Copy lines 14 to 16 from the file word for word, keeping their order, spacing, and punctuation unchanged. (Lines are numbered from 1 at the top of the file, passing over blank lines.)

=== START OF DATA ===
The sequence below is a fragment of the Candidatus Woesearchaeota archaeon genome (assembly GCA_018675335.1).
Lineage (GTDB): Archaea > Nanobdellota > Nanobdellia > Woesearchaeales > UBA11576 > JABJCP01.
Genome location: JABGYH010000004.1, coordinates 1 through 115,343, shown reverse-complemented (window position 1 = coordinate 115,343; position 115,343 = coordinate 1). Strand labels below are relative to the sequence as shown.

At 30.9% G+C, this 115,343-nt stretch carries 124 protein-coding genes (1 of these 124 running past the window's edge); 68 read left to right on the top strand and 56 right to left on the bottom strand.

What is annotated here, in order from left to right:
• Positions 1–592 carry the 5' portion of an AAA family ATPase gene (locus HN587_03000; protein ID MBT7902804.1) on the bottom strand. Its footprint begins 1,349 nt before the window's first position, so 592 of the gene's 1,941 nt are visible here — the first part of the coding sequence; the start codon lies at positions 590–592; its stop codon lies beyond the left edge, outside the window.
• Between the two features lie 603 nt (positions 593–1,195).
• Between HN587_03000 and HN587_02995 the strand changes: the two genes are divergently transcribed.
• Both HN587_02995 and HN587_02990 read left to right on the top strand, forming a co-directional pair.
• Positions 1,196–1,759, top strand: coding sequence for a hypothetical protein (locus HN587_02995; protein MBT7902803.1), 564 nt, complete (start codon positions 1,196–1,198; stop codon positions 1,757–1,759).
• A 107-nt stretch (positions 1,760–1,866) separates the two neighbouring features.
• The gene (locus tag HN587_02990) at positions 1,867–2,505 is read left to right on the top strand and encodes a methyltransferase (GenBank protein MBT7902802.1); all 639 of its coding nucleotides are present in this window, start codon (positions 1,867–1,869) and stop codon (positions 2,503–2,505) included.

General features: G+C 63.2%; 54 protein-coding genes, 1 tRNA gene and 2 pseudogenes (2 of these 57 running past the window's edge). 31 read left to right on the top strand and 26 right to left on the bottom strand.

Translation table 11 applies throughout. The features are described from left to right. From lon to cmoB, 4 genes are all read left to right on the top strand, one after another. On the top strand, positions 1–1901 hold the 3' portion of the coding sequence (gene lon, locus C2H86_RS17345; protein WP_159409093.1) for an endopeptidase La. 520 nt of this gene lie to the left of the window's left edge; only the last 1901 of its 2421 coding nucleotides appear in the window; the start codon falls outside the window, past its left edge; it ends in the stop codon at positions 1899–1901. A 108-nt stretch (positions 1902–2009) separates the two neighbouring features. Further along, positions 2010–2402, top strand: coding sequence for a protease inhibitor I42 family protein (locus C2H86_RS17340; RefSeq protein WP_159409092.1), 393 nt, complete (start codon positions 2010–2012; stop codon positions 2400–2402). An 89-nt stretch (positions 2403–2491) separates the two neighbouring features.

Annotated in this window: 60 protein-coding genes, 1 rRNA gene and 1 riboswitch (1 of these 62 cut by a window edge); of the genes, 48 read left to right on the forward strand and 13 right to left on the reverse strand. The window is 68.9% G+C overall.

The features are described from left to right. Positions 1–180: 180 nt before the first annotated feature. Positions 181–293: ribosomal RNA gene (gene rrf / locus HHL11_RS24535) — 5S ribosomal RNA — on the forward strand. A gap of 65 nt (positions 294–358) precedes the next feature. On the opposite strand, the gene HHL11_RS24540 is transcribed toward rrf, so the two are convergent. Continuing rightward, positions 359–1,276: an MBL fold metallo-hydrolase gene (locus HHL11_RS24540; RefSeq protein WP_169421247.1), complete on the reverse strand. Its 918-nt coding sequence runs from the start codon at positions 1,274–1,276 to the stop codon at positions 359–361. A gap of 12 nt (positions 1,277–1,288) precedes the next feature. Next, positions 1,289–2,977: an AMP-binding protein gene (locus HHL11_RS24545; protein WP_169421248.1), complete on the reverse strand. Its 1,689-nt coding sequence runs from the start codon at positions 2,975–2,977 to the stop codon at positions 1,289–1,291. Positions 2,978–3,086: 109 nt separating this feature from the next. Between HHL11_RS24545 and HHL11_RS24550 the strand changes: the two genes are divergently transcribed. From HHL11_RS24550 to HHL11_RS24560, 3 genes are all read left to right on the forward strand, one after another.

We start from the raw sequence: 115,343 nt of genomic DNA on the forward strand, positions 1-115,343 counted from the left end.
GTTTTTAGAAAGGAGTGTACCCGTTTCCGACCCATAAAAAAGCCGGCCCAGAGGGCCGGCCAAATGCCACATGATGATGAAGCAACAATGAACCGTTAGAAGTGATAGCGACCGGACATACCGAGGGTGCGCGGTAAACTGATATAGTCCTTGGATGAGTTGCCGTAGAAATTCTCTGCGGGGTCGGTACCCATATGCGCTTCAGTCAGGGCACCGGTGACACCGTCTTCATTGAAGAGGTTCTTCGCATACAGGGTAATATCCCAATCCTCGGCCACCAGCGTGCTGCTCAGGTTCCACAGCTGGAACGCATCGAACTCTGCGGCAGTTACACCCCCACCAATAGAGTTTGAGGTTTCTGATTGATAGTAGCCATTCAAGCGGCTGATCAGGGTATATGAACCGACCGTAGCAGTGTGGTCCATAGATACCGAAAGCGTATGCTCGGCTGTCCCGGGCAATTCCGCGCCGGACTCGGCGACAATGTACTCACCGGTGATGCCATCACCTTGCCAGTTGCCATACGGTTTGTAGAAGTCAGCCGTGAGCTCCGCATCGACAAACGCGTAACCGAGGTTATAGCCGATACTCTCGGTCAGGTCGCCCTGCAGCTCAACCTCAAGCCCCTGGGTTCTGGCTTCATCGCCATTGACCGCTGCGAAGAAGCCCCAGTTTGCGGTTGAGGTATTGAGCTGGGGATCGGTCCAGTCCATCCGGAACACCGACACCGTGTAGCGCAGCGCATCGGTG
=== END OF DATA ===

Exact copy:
Translation table 11 applies throughout. The features are described from left to right. From lon to cmoB, 4 genes are all read left to right on the top strand, one after another. On the top strand, positions 1–1901 hold the 3' portion of the coding sequence (gene lon, locus C2H86_RS17345; protein WP_159409093.1) for an endopeptidase La. 520 nt of this gene lie to the left of the window's left edge; only the last 1901 of its 2421 coding nucleotides appear in the window; the start codon falls outside the window, past its left edge; it ends in the stop codon at positions 1899–1901. A 108-nt stretch (positions 1902–2009) separates the two neighbouring features. Further along, positions 2010–2402, top strand: coding sequence for a protease inhibitor I42 family protein (locus C2H86_RS17340; RefSeq protein WP_159409092.1), 393 nt, complete (start codon positions 2010–2012; stop codon positions 2400–2402). An 89-nt stretch (positions 2403–2491) separates the two neighbouring features.

Annotated in this window: 60 protein-coding genes, 1 rRNA gene and 1 riboswitch (1 of these 62 cut by a window edge); of the genes, 48 read left to right on the forward strand and 13 right to left on the reverse strand. The window is 68.9% G+C overall.

The features are described from left to right. Positions 1–180: 180 nt before the first annotated feature. Positions 181–293: ribosomal RNA gene (gene rrf / locus HHL11_RS24535) — 5S ribosomal RNA — on the forward strand. A gap of 65 nt (positions 294–358) precedes the next feature. On the opposite strand, the gene HHL11_RS24540 is transcribed toward rrf, so the two are convergent. Continuing rightward, positions 359–1,276: an MBL fold metallo-hydrolase gene (locus HHL11_RS24540; RefSeq protein WP_169421247.1), complete on the reverse strand. Its 918-nt coding sequence runs from the start codon at positions 1,274–1,276 to the stop codon at positions 359–361. A gap of 12 nt (positions 1,277–1,288) precedes the next feature. Next, positions 1,289–2,977: an AMP-binding protein gene (locus HHL11_RS24545; protein WP_169421248.1), complete on the reverse strand. Its 1,689-nt coding sequence runs from the start codon at positions 2,975–2,977 to the stop codon at positions 1,289–1,291. Positions 2,978–3,086: 109 nt separating this feature from the next. Between HHL11_RS24545 and HHL11_RS24550 the strand changes: the two genes are divergently transcribed. From HHL11_RS24550 to HHL11_RS24560, 3 genes are all read left to right on the forward strand, one after another.